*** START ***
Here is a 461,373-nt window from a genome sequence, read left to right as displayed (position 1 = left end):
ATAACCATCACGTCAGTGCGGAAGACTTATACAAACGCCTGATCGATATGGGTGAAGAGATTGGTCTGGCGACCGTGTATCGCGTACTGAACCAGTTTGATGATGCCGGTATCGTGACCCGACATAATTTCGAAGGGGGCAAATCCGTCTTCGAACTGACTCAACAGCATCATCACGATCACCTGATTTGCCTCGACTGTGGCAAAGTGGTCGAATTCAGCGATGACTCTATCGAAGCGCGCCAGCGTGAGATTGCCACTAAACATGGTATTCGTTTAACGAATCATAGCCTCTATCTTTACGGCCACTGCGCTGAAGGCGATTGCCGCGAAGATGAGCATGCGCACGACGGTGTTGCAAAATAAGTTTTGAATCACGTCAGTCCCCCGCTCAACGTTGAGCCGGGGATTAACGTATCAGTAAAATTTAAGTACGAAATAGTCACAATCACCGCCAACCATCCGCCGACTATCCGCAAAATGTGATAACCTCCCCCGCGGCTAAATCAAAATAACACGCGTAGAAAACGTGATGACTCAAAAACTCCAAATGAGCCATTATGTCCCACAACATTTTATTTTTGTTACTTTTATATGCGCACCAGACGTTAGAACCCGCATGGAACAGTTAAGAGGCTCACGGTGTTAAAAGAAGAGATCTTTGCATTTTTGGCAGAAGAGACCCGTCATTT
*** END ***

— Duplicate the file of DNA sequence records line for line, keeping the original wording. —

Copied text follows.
Here is a 461,373-nt window from a genome sequence, read left to right as displayed (position 1 = left end):
ATAACCATCACGTCAGTGCGGAAGACTTATACAAACGCCTGATCGATATGGGTGAAGAGATTGGTCTGGCGACCGTGTATCGCGTACTGAACCAGTTTGATGATGCCGGTATCGTGACCCGACATAATTTCGAAGGGGGCAAATCCGTCTTCGAACTGACTCAACAGCATCATCACGATCACCTGATTTGCCTCGACTGTGGCAAAGTGGTCGAATTCAGCGATGACTCTATCGAAGCGCGCCAGCGTGAGATTGCCACTAAACATGGTATTCGTTTAACGAATCATAGCCTCTATCTTTACGGCCACTGCGCTGAAGGCGATTGCCGCGAAGATGAGCATGCGCACGACGGTGTTGCAAAATAAGTTTTGAATCACGTCAGTCCCCCGCTCAACGTTGAGCCGGGGATTAACGTATCAGTAAAATTTAAGTACGAAATAGTCACAATCACCGCCAACCATCCGCCGACTATCCGCAAAATGTGATAACCTCCCCCGCGGCTAAATCAAAATAACACGCGTAGAAAACGTGATGACTCAAAAACTCCAAATGAGCCATTATGTCCCACAACATTTTATTTTTGTTACTTTTATATGCGCACCAGACGTTAGAACCCGCATGGAACAGTTAAGAGGCTCACGGTGTTAAAAGAAGAGATCTTTGCATTTTTGGCAGAAGAGACCCGTCATTT